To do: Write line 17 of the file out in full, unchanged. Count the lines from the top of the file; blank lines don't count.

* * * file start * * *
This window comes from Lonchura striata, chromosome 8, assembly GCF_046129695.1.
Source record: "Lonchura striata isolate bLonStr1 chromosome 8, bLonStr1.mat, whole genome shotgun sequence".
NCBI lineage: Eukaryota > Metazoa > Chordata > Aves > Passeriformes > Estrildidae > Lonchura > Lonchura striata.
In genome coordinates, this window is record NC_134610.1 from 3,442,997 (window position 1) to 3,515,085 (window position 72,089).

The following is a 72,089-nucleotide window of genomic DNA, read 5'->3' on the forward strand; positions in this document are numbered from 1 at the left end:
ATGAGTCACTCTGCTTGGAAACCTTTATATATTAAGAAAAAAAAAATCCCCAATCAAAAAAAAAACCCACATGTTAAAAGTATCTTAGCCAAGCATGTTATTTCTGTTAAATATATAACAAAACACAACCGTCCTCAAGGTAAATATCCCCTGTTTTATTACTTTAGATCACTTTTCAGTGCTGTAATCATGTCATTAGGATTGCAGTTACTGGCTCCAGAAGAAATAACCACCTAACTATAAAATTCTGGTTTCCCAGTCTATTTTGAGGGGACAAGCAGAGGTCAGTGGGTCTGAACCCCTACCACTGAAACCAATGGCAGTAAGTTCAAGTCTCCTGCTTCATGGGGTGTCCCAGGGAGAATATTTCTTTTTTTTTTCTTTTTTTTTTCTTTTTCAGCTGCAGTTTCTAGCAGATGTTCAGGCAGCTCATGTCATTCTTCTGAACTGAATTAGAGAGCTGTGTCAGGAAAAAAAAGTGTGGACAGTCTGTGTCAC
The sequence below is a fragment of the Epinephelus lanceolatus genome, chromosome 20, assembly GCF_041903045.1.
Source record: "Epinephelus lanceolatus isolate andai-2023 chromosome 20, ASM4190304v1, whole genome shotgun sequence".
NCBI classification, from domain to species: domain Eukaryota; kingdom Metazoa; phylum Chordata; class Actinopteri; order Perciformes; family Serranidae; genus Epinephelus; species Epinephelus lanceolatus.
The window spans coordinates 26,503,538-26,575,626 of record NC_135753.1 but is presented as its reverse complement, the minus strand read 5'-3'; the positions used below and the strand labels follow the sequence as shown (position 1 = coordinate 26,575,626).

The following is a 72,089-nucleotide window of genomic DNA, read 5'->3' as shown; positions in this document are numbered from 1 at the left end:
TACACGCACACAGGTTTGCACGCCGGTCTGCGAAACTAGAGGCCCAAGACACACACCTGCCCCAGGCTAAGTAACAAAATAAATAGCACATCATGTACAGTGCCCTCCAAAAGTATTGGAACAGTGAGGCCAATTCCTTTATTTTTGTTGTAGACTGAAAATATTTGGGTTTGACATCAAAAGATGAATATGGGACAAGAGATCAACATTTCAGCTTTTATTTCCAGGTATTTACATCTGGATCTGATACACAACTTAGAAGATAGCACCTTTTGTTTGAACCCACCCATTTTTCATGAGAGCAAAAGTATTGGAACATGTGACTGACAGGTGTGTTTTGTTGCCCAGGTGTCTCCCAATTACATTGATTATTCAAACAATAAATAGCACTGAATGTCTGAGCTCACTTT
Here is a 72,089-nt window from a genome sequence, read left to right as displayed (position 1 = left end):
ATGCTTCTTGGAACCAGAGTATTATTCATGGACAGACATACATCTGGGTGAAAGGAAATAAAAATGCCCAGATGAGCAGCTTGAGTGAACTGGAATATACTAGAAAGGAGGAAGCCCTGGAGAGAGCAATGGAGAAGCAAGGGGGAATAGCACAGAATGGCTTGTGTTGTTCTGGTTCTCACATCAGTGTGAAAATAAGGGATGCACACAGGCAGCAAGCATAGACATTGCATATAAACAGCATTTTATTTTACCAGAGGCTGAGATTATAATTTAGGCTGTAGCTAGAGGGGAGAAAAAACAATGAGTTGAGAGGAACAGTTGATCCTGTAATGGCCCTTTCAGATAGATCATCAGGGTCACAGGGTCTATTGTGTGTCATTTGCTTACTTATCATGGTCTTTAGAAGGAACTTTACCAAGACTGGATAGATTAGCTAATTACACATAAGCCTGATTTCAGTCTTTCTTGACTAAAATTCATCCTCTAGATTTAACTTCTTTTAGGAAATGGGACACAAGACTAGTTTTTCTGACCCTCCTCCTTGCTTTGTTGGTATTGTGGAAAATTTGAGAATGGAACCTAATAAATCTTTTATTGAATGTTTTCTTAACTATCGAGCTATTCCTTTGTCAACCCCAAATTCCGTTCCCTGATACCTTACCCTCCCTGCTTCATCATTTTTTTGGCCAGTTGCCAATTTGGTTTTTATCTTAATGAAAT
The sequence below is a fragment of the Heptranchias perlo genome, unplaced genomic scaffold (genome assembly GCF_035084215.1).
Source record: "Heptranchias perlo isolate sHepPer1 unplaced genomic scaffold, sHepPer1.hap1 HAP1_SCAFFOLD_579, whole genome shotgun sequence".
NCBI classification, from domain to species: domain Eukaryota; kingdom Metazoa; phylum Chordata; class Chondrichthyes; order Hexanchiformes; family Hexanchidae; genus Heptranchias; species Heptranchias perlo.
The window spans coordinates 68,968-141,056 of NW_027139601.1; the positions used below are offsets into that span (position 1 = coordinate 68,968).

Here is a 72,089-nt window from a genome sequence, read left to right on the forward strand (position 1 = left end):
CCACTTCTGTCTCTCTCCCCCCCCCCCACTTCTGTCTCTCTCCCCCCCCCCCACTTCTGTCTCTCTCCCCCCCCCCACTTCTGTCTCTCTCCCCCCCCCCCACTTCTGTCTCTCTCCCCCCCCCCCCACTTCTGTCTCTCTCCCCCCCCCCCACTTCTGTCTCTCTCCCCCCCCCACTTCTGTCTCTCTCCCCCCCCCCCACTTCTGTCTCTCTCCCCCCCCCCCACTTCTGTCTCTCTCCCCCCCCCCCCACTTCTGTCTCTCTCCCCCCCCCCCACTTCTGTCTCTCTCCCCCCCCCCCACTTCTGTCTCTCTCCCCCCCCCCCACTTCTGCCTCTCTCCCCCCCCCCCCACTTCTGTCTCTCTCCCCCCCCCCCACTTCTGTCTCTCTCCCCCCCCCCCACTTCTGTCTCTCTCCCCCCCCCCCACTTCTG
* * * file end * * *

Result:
NCBI classification, from domain to species: domain Eukaryota; kingdom Metazoa; phylum Chordata; class Chondrichthyes; order Hexanchiformes; family Hexanchidae; genus Heptranchias; species Heptranchias perlo.